Jon Stamford has a double interest in Parkinson’s Disease. As well as leading a research laboratory investigating the neurochemistry of PD for more than a decade, Jon also has young onset PD.
Jon has published three neuroscience books and more than 200 research publications (reviews, papers, abstracts) in an academic career lasting 23 years.
Since his PD diagnosis in 2006 at 49 he has been active in PD advocacy. He was a co-founder of Parkinson’s Movement (2011), and Parkinson’s Inside Out (2014), editor-in-chief of On The Move (2012-2016) and a World Parkinson Congress ambassador (2011-2013). Jon has spoken on PD at academic and patient meetings in Europe, North America and Asia.
As well as being on the editorial boards of Neurodegenerative Disease Management (since 2012) and Journal of Parkinson’s Disease (since 2015) he has written four books about living with PD and blogs about PD at jonstamford.com. (Source: Parkinson’s Movement)
The following has been paraphrased from an interview with Dr. Jon Stamford on June 6th, 2018.
(Click above to listen to the full audio version or click here for a downloadable version)
What was it that originally drew you to the study of Parkinson’s?
A new technique had just been developed for studying dopamine levels and my PhD supervisor sold it to me as a fantastic chance to be part of a new wave of research. One thing led to another and I became very interested in dopamine’s role in Parkinson’s disease, as well as all the other neurochemicals that play a part in this disease.
When did Parkinson’s begin to be widely accepted as more than just a loss of dopamine?
It always had been known, but people found it inconvenient to realize that there were changes in other neurochemicals as well. The early work of Arvid Carlsson allowed everyone to conceptualize it as strictly a loss of dopamine, other observations were brushed aside. Over time there was a gradual shift as more evidence started coming in.
When you were a researcher, how did you perceive the disease?
I think I perceived it very much as James Parkinson himself did, and in one of the great ironies of life, I studied at the London Hospital Medical College, which is where 200 or so years earlier James Parkinson himself studied and wrote his paper on The Shaking Palsy. I very much saw the disease as the diagram he used, and that most people see, of the increasingly stooped figure with the shuffled walk. My research was very much pre-clinical, I didn’t see patients, the first actual patient I saw was myself.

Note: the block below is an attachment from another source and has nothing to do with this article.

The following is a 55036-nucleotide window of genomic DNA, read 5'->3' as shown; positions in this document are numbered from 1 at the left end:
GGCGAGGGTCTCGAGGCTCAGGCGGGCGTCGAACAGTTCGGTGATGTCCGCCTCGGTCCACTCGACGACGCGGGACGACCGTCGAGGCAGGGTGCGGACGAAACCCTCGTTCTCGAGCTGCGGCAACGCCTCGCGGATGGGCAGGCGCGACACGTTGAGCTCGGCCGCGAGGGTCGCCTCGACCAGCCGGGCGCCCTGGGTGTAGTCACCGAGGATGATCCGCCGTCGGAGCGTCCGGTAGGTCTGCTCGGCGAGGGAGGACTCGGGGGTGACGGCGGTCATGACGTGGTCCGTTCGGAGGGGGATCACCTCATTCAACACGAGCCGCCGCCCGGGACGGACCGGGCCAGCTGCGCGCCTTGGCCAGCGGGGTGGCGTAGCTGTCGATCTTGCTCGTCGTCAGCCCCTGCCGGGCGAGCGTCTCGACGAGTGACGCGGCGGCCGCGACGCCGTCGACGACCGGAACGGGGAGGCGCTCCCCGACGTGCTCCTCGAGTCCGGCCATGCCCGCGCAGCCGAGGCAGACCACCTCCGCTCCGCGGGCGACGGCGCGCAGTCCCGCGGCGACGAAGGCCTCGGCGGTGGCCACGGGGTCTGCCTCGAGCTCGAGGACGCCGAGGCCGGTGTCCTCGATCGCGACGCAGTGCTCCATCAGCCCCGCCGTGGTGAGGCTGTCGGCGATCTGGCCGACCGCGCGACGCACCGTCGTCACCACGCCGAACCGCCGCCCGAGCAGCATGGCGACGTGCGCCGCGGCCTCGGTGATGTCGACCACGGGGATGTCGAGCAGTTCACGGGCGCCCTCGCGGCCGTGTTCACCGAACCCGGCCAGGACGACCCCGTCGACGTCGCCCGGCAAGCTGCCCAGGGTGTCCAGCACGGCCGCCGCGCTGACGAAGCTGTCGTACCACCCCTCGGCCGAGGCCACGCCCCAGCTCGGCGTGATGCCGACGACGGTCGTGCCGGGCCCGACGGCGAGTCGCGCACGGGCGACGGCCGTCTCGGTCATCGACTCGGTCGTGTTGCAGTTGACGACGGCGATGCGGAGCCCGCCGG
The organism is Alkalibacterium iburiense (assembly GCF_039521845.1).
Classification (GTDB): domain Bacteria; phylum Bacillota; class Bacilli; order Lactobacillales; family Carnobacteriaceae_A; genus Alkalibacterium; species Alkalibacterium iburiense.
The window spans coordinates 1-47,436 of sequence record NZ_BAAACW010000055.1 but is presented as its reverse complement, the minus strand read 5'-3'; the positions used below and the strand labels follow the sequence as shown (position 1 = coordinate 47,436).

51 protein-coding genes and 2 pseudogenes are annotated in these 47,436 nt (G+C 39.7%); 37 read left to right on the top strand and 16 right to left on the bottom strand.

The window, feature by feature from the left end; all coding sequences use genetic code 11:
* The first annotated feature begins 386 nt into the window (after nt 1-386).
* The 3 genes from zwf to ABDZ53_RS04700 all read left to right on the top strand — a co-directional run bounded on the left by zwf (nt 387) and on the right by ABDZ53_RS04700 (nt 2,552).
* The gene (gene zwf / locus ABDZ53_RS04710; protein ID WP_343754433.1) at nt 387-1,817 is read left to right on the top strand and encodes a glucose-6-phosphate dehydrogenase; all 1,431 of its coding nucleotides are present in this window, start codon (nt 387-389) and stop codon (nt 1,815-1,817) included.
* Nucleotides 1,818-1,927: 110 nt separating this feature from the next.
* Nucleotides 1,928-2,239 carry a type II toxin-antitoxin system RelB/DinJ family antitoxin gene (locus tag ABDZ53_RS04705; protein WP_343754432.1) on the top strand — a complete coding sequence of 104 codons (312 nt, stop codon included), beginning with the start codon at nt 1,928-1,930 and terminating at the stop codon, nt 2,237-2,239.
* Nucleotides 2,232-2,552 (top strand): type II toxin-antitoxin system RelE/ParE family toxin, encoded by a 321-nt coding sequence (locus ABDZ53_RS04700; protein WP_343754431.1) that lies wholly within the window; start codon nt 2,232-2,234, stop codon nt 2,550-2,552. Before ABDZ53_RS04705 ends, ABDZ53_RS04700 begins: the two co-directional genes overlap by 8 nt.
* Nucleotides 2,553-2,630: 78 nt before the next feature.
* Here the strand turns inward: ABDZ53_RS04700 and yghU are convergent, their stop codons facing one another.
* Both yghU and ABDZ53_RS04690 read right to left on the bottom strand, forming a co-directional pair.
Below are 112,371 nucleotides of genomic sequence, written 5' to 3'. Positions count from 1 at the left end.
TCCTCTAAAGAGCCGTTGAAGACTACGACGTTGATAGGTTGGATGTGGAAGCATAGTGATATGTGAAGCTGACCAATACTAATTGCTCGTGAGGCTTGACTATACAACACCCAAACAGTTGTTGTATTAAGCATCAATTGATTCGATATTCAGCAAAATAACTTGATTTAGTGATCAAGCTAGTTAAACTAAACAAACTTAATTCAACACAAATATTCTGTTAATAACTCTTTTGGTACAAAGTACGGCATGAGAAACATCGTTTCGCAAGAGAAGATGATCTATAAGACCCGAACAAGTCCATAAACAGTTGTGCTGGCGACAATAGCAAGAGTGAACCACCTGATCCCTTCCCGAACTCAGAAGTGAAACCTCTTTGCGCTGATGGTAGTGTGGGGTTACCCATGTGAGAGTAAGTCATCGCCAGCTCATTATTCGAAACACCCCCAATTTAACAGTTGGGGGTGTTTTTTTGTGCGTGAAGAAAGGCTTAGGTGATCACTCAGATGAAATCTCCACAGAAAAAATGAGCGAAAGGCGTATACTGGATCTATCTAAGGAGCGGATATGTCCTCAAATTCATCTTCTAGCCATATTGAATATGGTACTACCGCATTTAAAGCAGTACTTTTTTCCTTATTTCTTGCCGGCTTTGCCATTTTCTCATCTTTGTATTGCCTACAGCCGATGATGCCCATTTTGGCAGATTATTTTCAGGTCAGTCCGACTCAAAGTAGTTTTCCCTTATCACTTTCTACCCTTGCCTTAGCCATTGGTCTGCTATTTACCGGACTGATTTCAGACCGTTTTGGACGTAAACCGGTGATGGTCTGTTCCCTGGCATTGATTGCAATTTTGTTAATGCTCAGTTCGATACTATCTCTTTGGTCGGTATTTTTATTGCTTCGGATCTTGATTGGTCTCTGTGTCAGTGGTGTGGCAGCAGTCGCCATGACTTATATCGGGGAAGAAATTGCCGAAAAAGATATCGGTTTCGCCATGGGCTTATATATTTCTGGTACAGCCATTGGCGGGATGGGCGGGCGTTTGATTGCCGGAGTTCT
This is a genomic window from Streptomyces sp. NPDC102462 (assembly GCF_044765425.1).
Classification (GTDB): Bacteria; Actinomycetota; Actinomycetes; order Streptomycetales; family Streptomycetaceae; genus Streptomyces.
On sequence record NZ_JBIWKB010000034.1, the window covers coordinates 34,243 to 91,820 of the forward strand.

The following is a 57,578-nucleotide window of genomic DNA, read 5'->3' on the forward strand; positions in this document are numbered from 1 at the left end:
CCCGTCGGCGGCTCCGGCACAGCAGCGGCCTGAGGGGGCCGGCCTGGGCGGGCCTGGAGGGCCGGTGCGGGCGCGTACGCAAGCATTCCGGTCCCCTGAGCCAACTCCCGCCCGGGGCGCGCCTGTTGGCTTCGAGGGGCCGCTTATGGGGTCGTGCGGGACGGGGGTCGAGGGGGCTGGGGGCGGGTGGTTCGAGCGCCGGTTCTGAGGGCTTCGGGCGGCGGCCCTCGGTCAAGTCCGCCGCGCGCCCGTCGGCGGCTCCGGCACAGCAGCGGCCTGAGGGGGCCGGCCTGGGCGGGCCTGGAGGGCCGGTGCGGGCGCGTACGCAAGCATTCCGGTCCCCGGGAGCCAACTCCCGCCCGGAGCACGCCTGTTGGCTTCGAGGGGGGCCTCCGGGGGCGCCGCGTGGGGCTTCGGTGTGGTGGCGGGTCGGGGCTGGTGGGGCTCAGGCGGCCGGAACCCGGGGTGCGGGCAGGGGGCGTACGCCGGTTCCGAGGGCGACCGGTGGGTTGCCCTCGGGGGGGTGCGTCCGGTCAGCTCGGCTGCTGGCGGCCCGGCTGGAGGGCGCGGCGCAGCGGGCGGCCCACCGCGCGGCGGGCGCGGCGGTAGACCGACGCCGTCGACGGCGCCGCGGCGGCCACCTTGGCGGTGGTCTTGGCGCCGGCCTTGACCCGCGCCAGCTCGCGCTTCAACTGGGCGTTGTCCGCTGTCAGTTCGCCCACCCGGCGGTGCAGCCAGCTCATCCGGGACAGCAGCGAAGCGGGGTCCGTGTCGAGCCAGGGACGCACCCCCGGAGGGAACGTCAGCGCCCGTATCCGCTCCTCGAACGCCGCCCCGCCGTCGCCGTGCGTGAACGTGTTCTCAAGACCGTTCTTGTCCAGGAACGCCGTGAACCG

Did you need a clinical diagnosis or could you figure it out on your own?
Bizarrely, I couldn’t figure it out on my own. I had been teaching Parkinson’s to medical students for years and I couldn’t recognize the symptoms in myself. I attributed the slowness and other symptoms I was experiencing to advancing middle age. I was almost accidentally diagnosed because I had a problem with my shoulder that turned out to be a frozen shoulder, one of the classical symptoms of PD. That along with deteriorating handwriting lead to my diagnosis.
What benefits do you think researchers would derive from more patient engagement?
Let me turn it around and say what detriment they would suffer from not having experience with patients. I think it is a significant handicap. You have to have a sense of context, especially with preclinical research. Without that connection, I think you have to ask yourself why are you doing it? There has to be something beyond the simple thirst for knowledge.
How should the subjective experience of having the disease inform the objective study of the disease?
Making the connection is important, scientists need to be aware of what patients are experiencing. A clinician might know what Parkinson’s looks like, but patients know what it feels like, and I think there is quite a distinction between those two things. It’s easy to describe dystonia (symptom of PD, severe muscle contractions) for instance, but until you have experienced it you really only have a dim picture of it. I believe that more research needs to be led by patients.
How did your diagnosis change your perception of biology?
It trained me to look more closely at details and to not ignore things simply because they didn’t fit. I think there is a tendency in biology to disregard inconvenient observations. Ironically, I became a better scientist after I became a patient.
How much faith do you have in the ability of basic science to solve a problem like Parkinson’s?
I have absolute, unwavering faith. I don’t see any other route. But I don’t think we should channel all funding into primary research, that is a significant part of it and that it where the major leaps are going to come from, but those decisions have to be informed by patient input. Patients have to lead the agenda and be able to say to scientists, ‘these are my priorities and these are the things that need addressing.’ The idea of scientists alone making the decisions about what they perceive to be Parkinson’s is insane. If I think back to who I was before the diagnosis, I wouldn’t trust myself to make those decisions.
How do you see patients actually influencing basic science?
I see them influencing the broader research agenda, but there are a lot of barriers in place stopping that. A few years back I gave a rather flippant answer to this question by saying that we just have to wait for the old dinosaurs in neurology, those who don’t see value in patient engagement, to die off. Thankfully those dinosaurs are being marginalized and slowly but surely there is more patient engagement and input happening, but not nearly enough.